“One of the things that I thought was very poignant about the case I presented is that this patient was a rheumatologist,” Dr. Bunning says. “Rheumatologists pay pretty close attention to aches and pains,” but despite that, it took months to attain a diagnosis. The patient’s symptoms included fatigue, rashes, spasms of the left thigh and gluteal muscles with standing and progressive hip pain, “but he wasn’t thinking, ‘My hip is poisoning the rest of me,’” Dr. Bunning explained.
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Explore This IssueSeptember 2014
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On Oct. 5, 2012, the patient’s orthopedic surgeon ordered an MRI, which showed synovial thickening and inflammation in the left hip. Two aspirations of the hip were culture negative. Another consulting orthopedic surgeon had written a paper about cobalt toxicity and was certain of the diagnosis: adverse reaction from metal debris.
The patient’s left hip revision was performed on Oct. 17, 2012. On that date, his serum cobalt was 20.0 mcg/L (normal 0.1–0.4 mcg/L), and his serum chromium was 3.5 mcg/L (normal <1.1 mcg/L). On Jan. 28, 2013, his serum cobalt level was 2.7 mcg/L, chromium was 2.3 mcg/L, and all of his symptoms resolved.
The case presented in The Lancet involved a 55-year-old man.2 He underwent hip surgery in November 2010 to replace his left hip ceramic implant with a metal-on-polyethylene implant.
In May 2012, the patient presented with severe heart failure and hypothyroidism, and his estimated ejection fraction by echocardiography was 25%. A radiograph of the left hip showed a myositis ossificans-like picture that was attributed to metal debris. The patient’s heparin‑blood cobalt and chromium levels were significantly increased at 15,000 nmol/L (normal <15•3 nmol/L) and 942 nmol/L (normal <9•6 nmol/L), respectively.
The patient was referred to his orthopedic surgeon and underwent surgery to replace his hip prosthesis. The metal head of the hip prosthesis was severely damaged, likely because of remaining ceramic particles from the replacement procedure in 2010. The patient also had a cardioverter-defibrillator implanted to address severe heart failure.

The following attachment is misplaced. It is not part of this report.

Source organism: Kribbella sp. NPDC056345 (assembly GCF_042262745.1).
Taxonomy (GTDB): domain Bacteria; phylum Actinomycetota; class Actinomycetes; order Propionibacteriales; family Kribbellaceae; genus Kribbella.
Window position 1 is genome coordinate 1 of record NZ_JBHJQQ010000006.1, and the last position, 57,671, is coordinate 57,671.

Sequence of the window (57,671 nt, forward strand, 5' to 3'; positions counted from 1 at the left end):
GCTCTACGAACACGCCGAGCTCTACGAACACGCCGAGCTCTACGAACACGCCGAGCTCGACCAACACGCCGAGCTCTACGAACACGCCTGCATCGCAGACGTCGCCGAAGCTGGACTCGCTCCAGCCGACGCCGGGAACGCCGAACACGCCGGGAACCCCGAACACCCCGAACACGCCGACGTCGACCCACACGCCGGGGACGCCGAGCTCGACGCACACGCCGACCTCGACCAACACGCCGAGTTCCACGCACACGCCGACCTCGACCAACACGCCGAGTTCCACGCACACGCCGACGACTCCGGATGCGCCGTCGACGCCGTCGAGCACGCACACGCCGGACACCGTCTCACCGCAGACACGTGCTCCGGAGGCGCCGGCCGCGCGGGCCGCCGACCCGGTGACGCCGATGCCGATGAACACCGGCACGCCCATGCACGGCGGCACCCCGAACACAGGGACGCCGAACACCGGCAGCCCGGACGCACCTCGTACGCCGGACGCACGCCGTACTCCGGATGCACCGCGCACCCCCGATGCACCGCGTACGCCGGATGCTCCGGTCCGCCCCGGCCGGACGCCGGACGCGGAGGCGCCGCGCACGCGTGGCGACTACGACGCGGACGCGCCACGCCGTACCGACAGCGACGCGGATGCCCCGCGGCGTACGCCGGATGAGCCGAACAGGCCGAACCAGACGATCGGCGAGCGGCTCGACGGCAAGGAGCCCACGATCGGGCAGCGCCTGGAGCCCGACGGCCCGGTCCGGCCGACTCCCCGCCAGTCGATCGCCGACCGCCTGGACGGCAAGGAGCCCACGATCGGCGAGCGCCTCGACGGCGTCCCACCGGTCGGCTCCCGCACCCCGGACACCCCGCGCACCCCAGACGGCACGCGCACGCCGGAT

Fourteen months after the metal hip was removed, the patient’s heparin-blood concentrations of cobalt and chromium were 1,460 nmol/L and 365 nmol/L, respectively. His cardiac function had improved to a 40% ejection fraction.
The case presented in The New England Journal of Medicine involved a 59-year-old woman.1 She had undergone a right total hip replacement four years previously and a left total hip replacement three years previously. Her artificial joints were metal-on-metal systems.
She presented to her primary care physician with a cough, exertional dyspnea and foot swelling that had developed two weeks earlier. She was diagnosed with pneumonia and “travel-related edema” and treated with antibiotics. In the subsequent 12 months, she continued to experience progressive dyspnea, edema and fatigue, and an episode of ventricular tachycardia. Subsequent treatments included medication for new-onset heart failure, a procedure for an implantable cardioverter-defibrillator, a procedure to implant a left ventricular assist device and a heart transplant. Two months after her heart transplant, she was recovering as expected, but her labs showed evidence of hypothyroidism that was attributed to amiodarone. She also developed cataracts and progressively worsened in the subsequent months.